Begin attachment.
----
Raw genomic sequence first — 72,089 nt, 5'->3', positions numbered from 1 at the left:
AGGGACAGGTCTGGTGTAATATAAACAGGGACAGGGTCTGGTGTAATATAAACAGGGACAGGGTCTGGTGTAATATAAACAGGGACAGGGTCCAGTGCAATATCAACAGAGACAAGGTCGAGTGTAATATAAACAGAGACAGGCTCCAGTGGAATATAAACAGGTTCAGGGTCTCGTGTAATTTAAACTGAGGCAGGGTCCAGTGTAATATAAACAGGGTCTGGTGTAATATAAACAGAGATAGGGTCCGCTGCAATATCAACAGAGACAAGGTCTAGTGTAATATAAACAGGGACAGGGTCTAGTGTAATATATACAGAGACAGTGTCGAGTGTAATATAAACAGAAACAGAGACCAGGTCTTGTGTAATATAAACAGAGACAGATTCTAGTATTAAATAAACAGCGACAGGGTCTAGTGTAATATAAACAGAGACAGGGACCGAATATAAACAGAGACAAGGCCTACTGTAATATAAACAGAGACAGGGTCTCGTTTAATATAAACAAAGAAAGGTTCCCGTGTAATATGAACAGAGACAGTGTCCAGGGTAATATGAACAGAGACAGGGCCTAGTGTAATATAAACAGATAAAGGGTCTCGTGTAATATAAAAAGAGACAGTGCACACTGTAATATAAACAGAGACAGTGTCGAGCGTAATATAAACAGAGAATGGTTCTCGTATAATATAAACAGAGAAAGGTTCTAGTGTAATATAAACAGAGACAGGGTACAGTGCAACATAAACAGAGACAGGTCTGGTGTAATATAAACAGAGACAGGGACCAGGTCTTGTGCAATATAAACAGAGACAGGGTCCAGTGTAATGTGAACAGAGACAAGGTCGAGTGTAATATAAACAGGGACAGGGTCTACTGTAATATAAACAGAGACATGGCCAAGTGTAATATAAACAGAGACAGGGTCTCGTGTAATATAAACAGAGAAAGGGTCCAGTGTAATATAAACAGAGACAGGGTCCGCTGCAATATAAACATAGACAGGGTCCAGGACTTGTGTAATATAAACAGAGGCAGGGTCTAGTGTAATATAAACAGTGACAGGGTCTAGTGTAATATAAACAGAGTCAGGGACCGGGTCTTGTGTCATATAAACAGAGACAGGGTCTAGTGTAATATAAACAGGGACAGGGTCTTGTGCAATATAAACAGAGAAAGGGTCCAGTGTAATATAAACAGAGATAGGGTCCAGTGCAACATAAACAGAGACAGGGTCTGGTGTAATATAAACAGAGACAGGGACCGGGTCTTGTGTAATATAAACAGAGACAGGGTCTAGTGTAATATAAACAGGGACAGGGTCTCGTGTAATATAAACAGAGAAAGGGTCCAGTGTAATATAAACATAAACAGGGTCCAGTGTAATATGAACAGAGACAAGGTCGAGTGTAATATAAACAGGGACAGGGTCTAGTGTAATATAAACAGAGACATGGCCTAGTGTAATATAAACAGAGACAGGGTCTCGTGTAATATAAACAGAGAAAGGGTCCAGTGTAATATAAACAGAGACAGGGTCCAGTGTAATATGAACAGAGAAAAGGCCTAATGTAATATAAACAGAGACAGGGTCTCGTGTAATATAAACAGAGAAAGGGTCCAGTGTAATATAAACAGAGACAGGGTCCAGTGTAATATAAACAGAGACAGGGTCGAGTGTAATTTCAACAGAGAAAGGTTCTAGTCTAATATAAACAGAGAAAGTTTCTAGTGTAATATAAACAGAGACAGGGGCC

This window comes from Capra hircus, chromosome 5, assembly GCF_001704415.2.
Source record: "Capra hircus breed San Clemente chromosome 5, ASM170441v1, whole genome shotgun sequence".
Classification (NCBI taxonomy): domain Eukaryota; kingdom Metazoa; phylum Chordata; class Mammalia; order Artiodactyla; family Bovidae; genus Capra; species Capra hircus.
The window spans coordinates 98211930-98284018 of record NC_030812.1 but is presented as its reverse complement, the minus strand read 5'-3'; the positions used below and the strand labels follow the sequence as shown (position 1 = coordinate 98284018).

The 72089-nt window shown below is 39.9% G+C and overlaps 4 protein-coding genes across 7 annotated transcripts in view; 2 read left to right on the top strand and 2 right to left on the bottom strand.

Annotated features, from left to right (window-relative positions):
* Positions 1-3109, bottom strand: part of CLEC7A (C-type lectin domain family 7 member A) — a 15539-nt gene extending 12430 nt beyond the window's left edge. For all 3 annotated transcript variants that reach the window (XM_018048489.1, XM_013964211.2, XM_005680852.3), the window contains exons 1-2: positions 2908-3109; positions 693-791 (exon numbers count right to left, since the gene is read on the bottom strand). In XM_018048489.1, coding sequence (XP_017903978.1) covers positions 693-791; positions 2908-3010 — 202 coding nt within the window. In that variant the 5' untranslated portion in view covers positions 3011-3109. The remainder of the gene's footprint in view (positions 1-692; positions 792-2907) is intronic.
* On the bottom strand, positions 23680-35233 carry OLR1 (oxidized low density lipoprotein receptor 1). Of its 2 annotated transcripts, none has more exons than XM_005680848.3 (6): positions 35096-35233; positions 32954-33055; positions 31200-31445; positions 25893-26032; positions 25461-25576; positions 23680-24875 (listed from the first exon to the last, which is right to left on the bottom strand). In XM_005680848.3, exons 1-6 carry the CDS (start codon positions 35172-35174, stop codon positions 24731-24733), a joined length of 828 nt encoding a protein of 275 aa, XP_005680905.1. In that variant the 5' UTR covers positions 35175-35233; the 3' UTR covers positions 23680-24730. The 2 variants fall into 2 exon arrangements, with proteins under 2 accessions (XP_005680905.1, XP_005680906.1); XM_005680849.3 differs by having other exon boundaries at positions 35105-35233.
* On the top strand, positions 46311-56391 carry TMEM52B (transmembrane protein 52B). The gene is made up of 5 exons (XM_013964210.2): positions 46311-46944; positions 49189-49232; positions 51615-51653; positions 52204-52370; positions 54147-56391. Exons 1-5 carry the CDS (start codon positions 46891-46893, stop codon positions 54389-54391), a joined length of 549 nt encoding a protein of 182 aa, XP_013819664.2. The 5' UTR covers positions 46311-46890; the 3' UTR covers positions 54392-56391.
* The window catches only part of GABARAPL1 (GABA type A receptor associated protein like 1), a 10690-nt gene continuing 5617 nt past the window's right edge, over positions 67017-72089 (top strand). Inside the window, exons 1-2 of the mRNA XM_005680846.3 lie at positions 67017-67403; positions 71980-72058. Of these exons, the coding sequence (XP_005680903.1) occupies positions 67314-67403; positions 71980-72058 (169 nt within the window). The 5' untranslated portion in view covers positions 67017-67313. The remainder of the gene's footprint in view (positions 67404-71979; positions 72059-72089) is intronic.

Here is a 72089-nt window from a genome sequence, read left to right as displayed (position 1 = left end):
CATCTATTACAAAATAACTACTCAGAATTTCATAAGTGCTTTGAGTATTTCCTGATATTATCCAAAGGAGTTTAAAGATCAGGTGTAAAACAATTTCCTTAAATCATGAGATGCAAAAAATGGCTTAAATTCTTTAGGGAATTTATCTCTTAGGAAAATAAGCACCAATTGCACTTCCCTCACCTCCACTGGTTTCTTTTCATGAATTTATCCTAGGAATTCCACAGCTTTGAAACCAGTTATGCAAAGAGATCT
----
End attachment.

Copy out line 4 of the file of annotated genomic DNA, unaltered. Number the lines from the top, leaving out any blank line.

Source record: "Capra hircus breed San Clemente chromosome 5, ASM170441v1, whole genome shotgun sequence".